The Federal Energy Regulatory Commission on June 8 issued a new 40-year operating license to the Placer County Water Agency (PCWA) for its 224 MW Middle Fork American River hydroelectric project in California [P-2079].
The water agency filed a rehearing request on July 8, arguing the new license's requirement for an amortization reserve account did not apply. The terms of the account—which explicitly pertain to nonmunicipal entities—mandate setting aside half the annual earnings in excess of the authorized rate of return on the net project investment.
Citing a 2013 FERC ruling that it was a municipality for the purposes of the applicable section of the Federal Power Act, PCWA's rehearing request stated that requiring the amortization reserve account "was in error."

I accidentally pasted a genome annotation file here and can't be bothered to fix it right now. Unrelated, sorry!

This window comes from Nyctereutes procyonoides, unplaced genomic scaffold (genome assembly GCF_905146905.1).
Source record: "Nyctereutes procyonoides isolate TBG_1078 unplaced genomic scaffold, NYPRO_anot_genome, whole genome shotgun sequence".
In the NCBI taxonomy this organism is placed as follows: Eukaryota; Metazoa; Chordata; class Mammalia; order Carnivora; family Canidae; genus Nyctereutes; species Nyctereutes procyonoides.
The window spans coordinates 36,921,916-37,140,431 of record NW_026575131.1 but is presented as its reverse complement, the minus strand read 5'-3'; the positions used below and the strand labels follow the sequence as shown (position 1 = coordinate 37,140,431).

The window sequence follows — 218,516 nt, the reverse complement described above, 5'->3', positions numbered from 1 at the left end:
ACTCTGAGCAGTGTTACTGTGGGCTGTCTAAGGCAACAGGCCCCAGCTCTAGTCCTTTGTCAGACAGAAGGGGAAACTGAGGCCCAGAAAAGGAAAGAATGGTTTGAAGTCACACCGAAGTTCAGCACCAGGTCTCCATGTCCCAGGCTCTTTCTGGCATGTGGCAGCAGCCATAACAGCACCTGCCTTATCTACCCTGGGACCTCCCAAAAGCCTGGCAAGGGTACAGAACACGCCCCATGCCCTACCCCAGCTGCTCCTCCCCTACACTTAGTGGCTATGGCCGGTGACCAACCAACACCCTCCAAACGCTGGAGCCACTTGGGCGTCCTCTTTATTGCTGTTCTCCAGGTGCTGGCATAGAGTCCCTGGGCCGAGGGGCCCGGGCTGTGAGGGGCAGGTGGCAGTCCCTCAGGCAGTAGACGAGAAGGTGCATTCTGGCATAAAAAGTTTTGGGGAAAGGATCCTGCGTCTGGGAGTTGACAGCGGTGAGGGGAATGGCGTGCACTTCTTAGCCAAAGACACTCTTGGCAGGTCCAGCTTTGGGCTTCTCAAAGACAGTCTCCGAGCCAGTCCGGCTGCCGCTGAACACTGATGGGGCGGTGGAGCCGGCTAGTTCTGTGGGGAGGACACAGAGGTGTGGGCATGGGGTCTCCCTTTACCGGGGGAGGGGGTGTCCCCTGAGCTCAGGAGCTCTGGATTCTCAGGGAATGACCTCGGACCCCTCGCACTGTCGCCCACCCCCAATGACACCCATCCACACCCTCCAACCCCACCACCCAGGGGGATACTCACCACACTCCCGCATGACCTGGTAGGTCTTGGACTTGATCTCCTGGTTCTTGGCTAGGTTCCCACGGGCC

The application for a new license was filed in February 2011. The original 50-year operating license was issued in March 1963 and expired in February 2013, after which the facility operated under an annual license, pending approval of the new one.
The Middle Fork Project is located in Placer and El Dorado counties on the Middle Fork of the American River, Rubicon River, Duncan Creek and North and South Fork Long Canyon creeks.
It includes seven dams (Duncan Creek diversion dam, French Meadows dam, Hell Hole dam, North Fork Long Canyon Creek diversion dam, South Fork Long Canyon Creek diversion dam, Middle Fork interbay dam and Ralston afterbay dam) and five powerhouses (French Meadows, Hell Hole, Middle Fork, Ralston and Oxbow). The overall project is operated in a seasonal store-and-release mode with average annual generation of about 1,039,100 MWh.
PCWA and Placer County oversee energy contracting and financial matters associated with the project through the Middle Fork Project Finance Authority, a joint powers agency they formed in 2006